COVID-19 will mean less congested airports, says Toronto Pearson’s new chief executive
The head of Canada’s largest airport is calling for government investment to help build a more automated, and ultimately safer, airport of the future.
“Indicators suggest that the travel and tourism sector will be amongst the slowest to recover,” said Deborah Flint, the airport’s new President and Chief Executive Officer, who took the reins in February.
Winning back travellers will mean convincing them airports are safe and clean. That will take investments in technology.
“In particular, we’ve stressed the need to enhance airport facilities both during the pandemic and for a post-COVID pandemic environment,” said Flint. “There is no better time than now to invest in modernizing Canada’s borders to reflect our new public health reality, and also to embrace technologies that will make international travel safer and more attractive.”
These improvements include the use of biometrics, e-gates that operate automatically, and CT scanners at security checkpoints – everything to remove as many touch points as possible from the passenger’s journey.
“Toronto Pearson will be among the leaders in establishing global standards and practices,” she said. Other measures to reassure passengers include more cleaning, disinfection, blocking seats and alternating kiosks and baggage drop off points to ensure physical distancing, and metering incoming passengers to ensure they don’t overwhelm customs facilities.
In normal times, more than 130,000 passengers would pass through Peasron every day. The pandemic has reduced that number to fewer than 5,000, a 94% drop.
Instead, the airport has turned to expanding its cargo operations to meet surging demand in that sector.
“We’re also looking at what facilities we can modify or additional infrastructure we might put in place to support our carriers,” said Doug Allingham, Chair of the Greater Toronto Airport Authority Board. “We’re even looking at building additional temporary cargo processing facilities to handle this traffic more efficiently.”
Last year was a good one for Pearson. The airport collected more than $1.5 billion in revenues, including:
- $448 million in Airport Improvement Fees
- $324 million in landing fees
- $203 million from parking and ground transportation (such as taxis)
- $194 million in terminal charges to the airlines
The airport also earned an eye-popping $315 million from concessions and office rentals.
“This increase was mainly due to the continued expansion of the GTAA’s corporate partnerships designed to enhance the passenger experience, increased advertising, sponsorship and retail tenant revenues as a result of long-term strategic partnerships, and to the revenues related to additional investment properties acquired in the fall of 2018,” the airport reported.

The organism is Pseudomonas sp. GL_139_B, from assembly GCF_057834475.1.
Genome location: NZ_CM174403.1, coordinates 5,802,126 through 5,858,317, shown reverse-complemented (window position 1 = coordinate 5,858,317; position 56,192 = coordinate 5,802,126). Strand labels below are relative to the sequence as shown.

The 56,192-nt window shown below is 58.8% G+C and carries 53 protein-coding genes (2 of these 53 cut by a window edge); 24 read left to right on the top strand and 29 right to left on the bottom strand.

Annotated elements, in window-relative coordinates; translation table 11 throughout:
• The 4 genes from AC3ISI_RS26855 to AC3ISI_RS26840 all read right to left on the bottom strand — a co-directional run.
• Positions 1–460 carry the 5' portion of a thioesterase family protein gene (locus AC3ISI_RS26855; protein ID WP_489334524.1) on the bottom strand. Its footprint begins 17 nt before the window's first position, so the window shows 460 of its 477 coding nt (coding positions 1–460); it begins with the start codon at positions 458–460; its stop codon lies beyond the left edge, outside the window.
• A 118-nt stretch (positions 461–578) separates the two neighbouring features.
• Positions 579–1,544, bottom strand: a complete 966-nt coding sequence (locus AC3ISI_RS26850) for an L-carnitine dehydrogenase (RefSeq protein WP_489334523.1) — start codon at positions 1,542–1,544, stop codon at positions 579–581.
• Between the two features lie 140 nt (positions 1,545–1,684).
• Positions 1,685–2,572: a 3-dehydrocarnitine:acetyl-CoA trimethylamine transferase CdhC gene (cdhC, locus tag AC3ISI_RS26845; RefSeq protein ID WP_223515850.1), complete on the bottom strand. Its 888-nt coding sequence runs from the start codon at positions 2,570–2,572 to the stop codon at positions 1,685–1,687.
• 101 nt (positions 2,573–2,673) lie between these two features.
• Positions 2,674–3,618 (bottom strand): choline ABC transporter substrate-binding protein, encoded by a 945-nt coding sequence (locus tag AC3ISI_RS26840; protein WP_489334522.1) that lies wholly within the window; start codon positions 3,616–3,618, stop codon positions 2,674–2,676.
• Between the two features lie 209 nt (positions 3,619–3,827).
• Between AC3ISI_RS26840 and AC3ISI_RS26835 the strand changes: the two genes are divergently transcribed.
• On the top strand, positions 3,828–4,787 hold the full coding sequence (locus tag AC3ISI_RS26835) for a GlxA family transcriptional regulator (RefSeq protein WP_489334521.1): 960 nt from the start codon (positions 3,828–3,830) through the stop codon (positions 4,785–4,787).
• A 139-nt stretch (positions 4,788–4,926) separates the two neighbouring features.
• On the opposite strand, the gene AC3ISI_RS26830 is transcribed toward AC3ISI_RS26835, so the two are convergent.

Long before COVID-19 kept passengers huddling inside their homes, Pearson owed $6.4 billion to creditors, the result of years of construction to keep up with surging passenger demand. Even that sum showed a downward trend, dropping from a high of $7.3 billion in 2011.
The airport spent $295 million, 21% of its budget, just to pay the interest.
At the same time, passenger numbers topped 50 million for the first time meaning the airport’s debt per enplaned passenger – a key airport metric – decreased from $258 in 2018 to $254 in 2019.
Pearson spent $1.4 billion to run the operation, including $384 million to suppliers, $201 million in salaries, and $171 million in ground rent paid to the federal government. That rent has been forgiven for the rest of the year and airports want payments suspended for the long term.
It all added up to a net income of $139.8 million last year. In Canada, airports are required to reinvest their profits into their facilities or operations.
Converting Boeing 777s to carry cargo in the passenger cabin requires new processes and innovative thinking.— Toronto Pearson (@TorontoPearson) May 1, 2020
We’re happy to support @AirCanada as they create new, safe and efficient ways to keep cargo moving, supporting the air cargo supply chain. pic.twitter.com/ZiaR6nb67Z
Those financial results show why the COVID-19 pandemic poses such a risk to airports. When passenger numbers are rising, the money rolls in. But when passenger numbers plummet as they did in March and April. there aren’t a lot of expenses that can be cut.
How bad the impact will be will depend on the pandemic’s duration, the length of government travel restrictions, and the length of the recession caused by COVID-19.
“Long term, the financial sustainability of our organizarion remains strong and secure,” said Ian Clarke, the airport’s Chief Financial Officer.
“We can’t depend on a government hand up or hand out, so we’ve started to look at future and new sources of revenue including increasing our cargo business,” he said, noting the airport has reduced costs 55% this year.
|Departure City||AC weekly departures||WS weekly departures||Total|
“We expect to see domestic traffic resume first, followed by a gradual resumption of international flights,” said Flint. “City-pairs and corridors will open under highly coordinated strategies.” Even with those gradual steps, it could take three years or more to fully recover.
A survey by The International Air Transport Association – which represents most of the world’s largest carriers – shows it could take between two and six months for people to start travelling again once the pandemic subsides.
“We will emerge stronger to create the next great chapter in Toronto Pearson’s story,” said Flint.
“Aviation’s contribution to mankind, and with the need for humans to connect to each other across the planet this, industry will thrive once again.”